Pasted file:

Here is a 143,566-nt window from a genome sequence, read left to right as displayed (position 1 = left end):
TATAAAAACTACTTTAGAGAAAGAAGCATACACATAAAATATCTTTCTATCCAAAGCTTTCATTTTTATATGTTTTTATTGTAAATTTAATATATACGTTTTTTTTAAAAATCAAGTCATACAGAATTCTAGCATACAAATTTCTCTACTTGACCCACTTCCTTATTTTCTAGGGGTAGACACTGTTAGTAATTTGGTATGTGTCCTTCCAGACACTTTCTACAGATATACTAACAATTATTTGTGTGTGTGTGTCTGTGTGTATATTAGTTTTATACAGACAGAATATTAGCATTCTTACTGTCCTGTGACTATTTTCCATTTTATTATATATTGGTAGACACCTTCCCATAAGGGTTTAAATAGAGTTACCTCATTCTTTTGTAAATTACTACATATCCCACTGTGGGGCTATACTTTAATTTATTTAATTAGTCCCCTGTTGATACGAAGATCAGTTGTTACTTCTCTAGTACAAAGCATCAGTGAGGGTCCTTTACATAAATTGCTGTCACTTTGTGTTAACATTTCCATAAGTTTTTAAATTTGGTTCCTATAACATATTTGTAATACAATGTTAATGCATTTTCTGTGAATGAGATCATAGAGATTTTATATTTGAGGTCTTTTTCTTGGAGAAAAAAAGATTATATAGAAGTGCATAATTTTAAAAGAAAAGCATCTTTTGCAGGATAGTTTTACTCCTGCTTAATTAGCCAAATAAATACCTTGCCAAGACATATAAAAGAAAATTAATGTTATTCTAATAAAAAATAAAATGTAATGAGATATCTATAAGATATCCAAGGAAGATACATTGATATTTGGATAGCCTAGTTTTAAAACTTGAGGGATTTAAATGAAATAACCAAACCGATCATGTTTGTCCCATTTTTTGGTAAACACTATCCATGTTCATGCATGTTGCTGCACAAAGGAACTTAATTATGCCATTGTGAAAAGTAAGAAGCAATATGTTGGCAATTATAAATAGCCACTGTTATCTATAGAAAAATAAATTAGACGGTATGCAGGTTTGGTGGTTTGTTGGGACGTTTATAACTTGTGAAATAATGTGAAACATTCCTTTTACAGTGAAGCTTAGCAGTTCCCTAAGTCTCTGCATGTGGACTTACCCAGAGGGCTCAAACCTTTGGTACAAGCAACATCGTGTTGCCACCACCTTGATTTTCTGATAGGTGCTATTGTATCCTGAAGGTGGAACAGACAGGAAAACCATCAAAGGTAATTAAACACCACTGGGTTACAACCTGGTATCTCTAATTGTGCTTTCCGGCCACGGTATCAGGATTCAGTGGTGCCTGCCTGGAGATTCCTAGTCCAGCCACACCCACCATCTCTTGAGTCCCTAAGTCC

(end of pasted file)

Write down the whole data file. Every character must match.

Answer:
Here is a 143,566-nt window from a genome sequence, read left to right as displayed (position 1 = left end):
TATAAAAACTACTTTAGAGAAAGAAGCATACACATAAAATATCTTTCTATCCAAAGCTTTCATTTTTATATGTTTTTATTGTAAATTTAATATATACGTTTTTTTTAAAAATCAAGTCATACAGAATTCTAGCATACAAATTTCTCTACTTGACCCACTTCCTTATTTTCTAGGGGTAGACACTGTTAGTAATTTGGTATGTGTCCTTCCAGACACTTTCTACAGATATACTAACAATTATTTGTGTGTGTGTGTCTGTGTGTATATTAGTTTTATACAGACAGAATATTAGCATTCTTACTGTCCTGTGACTATTTTCCATTTTATTATATATTGGTAGACACCTTCCCATAAGGGTTTAAATAGAGTTACCTCATTCTTTTGTAAATTACTACATATCCCACTGTGGGGCTATACTTTAATTTATTTAATTAGTCCCCTGTTGATACGAAGATCAGTTGTTACTTCTCTAGTACAAAGCATCAGTGAGGGTCCTTTACATAAATTGCTGTCACTTTGTGTTAACATTTCCATAAGTTTTTAAATTTGGTTCCTATAACATATTTGTAATACAATGTTAATGCATTTTCTGTGAATGAGATCATAGAGATTTTATATTTGAGGTCTTTTTCTTGGAGAAAAAAAGATTATATAGAAGTGCATAATTTTAAAAGAAAAGCATCTTTTGCAGGATAGTTTTACTCCTGCTTAATTAGCCAAATAAATACCTTGCCAAGACATATAAAAGAAAATTAATGTTATTCTAATAAAAAATAAAATGTAATGAGATATCTATAAGATATCCAAGGAAGATACATTGATATTTGGATAGCCTAGTTTTAAAACTTGAGGGATTTAAATGAAATAACCAAACCGATCATGTTTGTCCCATTTTTTGGTAAACACTATCCATGTTCATGCATGTTGCTGCACAAAGGAACTTAATTATGCCATTGTGAAAAGTAAGAAGCAATATGTTGGCAATTATAAATAGCCACTGTTATCTATAGAAAAATAAATTAGACGGTATGCAGGTTTGGTGGTTTGTTGGGACGTTTATAACTTGTGAAATAATGTGAAACATTCCTTTTACAGTGAAGCTTAGCAGTTCCCTAAGTCTCTGCATGTGGACTTACCCAGAGGGCTCAAACCTTTGGTACAAGCAACATCGTGTTGCCACCACCTTGATTTTCTGATAGGTGCTATTGTATCCTGAAGGTGGAACAGACAGGAAAACCATCAAAGGTAATTAAACACCACTGGGTTACAACCTGGTATCTCTAATTGTGCTTTCCGGCCACGGTATCAGGATTCAGTGGTGCCTGCCTGGAGATTCCTAGTCCAGCCACACCCACCATCTCTTGAGTCCCTAAGTCC